How to Renew DACA with a DUI Conviction in California
Updated: Apr 19
By Parviz Malakouti-Fitzgerald, Esq.
Some DACA recipients can possibly successfully renew DACA, even after a California driving under the influence (“DUI”) arrest or even conviction.
At present, such a renewal is possible a) after an expungement, and b) with a DACA renewal application full of positive equities.” However, even in these cases, an approval is at USCIS’s discretion, and an applicant can be “denied on discretion.”
At Malakouti Law, we’ve been able to successfully renew DACA for applicants who had a California DUI conviction that was expunged.
Note: this article applies only to California convictions. Other states require a different analysis!
San Clemente pier in Calif
General “Rule” For DACA & DUI Convictions
As many DACA recipients know, to renew Deferred Action for Childhood Arrivals (“DACA”), one must not have been convicted of a felony or a significant misdemeanor. “Significant misdemeanors” that disqualify one from renewing DACA are:
“…an offense of domestic violence; sexual abuse or exploitation; burglary; unlawful possession or use of a firearm; drug distribution or trafficking; or driving under the influence…” (emphasis added)
This means that driving in the influence (“DUI”) is a disqualifying misdemeanor for the purposes of DACA. For Dreamers in many states, being convicted of a DUI is the end of the road for them as far as DACA is concerned. They won’t be able to renew DACA, regardless of how well they are rehabilitated from the conviction nor how important DACA is to them.
This can be devastating because the DACA recipient loses their protection from deportation (i.e. the “deferred action” in “DACA”), the work permit, and they start accruing unlawful presence.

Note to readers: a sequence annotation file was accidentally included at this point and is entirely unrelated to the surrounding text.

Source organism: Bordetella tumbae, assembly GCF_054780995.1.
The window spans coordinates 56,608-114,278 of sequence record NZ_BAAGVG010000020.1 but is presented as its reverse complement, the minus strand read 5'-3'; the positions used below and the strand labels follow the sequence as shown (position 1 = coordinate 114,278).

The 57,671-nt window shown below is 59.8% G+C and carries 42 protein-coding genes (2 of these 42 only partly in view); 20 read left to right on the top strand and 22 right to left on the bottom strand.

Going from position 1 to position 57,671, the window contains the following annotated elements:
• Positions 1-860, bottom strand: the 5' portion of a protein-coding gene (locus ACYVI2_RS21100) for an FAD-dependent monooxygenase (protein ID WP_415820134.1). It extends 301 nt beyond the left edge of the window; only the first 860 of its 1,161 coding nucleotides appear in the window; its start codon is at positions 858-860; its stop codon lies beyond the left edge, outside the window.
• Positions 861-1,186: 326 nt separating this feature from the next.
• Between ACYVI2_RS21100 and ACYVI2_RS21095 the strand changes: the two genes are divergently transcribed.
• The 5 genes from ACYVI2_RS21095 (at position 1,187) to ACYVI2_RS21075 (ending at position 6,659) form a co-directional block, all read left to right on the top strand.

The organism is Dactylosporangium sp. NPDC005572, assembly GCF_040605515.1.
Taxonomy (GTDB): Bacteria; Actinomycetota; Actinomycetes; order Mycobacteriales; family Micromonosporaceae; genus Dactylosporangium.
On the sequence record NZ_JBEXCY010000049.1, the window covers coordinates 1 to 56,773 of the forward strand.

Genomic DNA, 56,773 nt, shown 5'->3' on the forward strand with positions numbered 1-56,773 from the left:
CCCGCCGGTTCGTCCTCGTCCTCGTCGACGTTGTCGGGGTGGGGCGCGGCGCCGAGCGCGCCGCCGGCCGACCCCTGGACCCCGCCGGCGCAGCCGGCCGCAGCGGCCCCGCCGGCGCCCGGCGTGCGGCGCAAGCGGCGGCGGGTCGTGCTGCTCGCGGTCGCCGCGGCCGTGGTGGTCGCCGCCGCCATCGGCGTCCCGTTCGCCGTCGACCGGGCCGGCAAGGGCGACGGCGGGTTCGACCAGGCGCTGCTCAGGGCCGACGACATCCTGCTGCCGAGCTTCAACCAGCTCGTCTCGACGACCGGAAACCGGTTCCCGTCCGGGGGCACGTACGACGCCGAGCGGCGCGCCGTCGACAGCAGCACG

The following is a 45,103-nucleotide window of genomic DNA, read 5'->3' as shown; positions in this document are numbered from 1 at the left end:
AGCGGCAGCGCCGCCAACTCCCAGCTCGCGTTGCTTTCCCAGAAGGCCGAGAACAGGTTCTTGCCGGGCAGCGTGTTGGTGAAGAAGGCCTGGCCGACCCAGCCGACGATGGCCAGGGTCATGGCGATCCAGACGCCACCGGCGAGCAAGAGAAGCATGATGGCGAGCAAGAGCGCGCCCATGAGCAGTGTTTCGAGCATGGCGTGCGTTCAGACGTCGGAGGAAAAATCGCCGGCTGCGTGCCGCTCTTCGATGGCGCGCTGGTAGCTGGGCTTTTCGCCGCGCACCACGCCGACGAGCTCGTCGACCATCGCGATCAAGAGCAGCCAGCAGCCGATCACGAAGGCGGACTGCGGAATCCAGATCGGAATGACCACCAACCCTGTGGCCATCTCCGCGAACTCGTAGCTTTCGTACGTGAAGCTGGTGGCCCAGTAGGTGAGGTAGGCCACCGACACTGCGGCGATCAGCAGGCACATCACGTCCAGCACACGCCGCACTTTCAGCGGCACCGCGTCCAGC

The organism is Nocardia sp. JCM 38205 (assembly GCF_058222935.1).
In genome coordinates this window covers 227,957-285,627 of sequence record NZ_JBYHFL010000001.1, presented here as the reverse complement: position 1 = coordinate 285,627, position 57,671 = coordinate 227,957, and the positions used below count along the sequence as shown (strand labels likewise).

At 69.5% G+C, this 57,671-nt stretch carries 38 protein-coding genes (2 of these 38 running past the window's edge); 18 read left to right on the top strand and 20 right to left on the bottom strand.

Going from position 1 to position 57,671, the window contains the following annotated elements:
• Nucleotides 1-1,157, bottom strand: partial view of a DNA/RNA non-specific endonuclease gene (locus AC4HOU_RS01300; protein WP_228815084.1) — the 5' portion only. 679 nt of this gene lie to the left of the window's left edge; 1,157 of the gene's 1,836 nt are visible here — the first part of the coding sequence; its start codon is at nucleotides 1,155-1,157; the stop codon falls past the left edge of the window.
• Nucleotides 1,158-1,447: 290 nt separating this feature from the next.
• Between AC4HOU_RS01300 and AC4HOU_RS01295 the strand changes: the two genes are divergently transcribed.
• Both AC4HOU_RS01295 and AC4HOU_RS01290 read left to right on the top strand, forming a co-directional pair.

Note: Be sure to consult with a qualified immigration lawyer about your particular situation before giving up on a DACA renewal.
DUI in California
However, California is a little different in a good way.
In California, DUI is charged as VC 23152(a) or (b). Unfortunately, this means that if you are convicted of VC 23152(a) or (b) in California, you’ll be disqualified from being able to apply for a DACA renewal (or an initial application).
But, in California, DUI convictions are eligible for expungement under PC 1203.4, and at present, USCIS considers an expunged DUI conviction to not be a disqualifying significant misdemeanor automatically preventing one from renewing DACA.
This means an expunged DUI in California can pave the way to be able to apply ro renew DACA again.
Note: First time offenders are sometimes able to plea down from VC 23152 to a “wet reckless” (VC 23103/23103.5) sometimes with the help of an immigration opinion letter, thereby avoiding a DUI conviction.
DUI Conviction Expungement (in California)
In California, convictions for DUI are eligible to be expunged under PC 1203.4 once all the sentencing conditions are fulfilled. This last line is extremely important because one of the common sentencing guidelines in California for first time DUI offenders is a probation period of 24 or 36 months.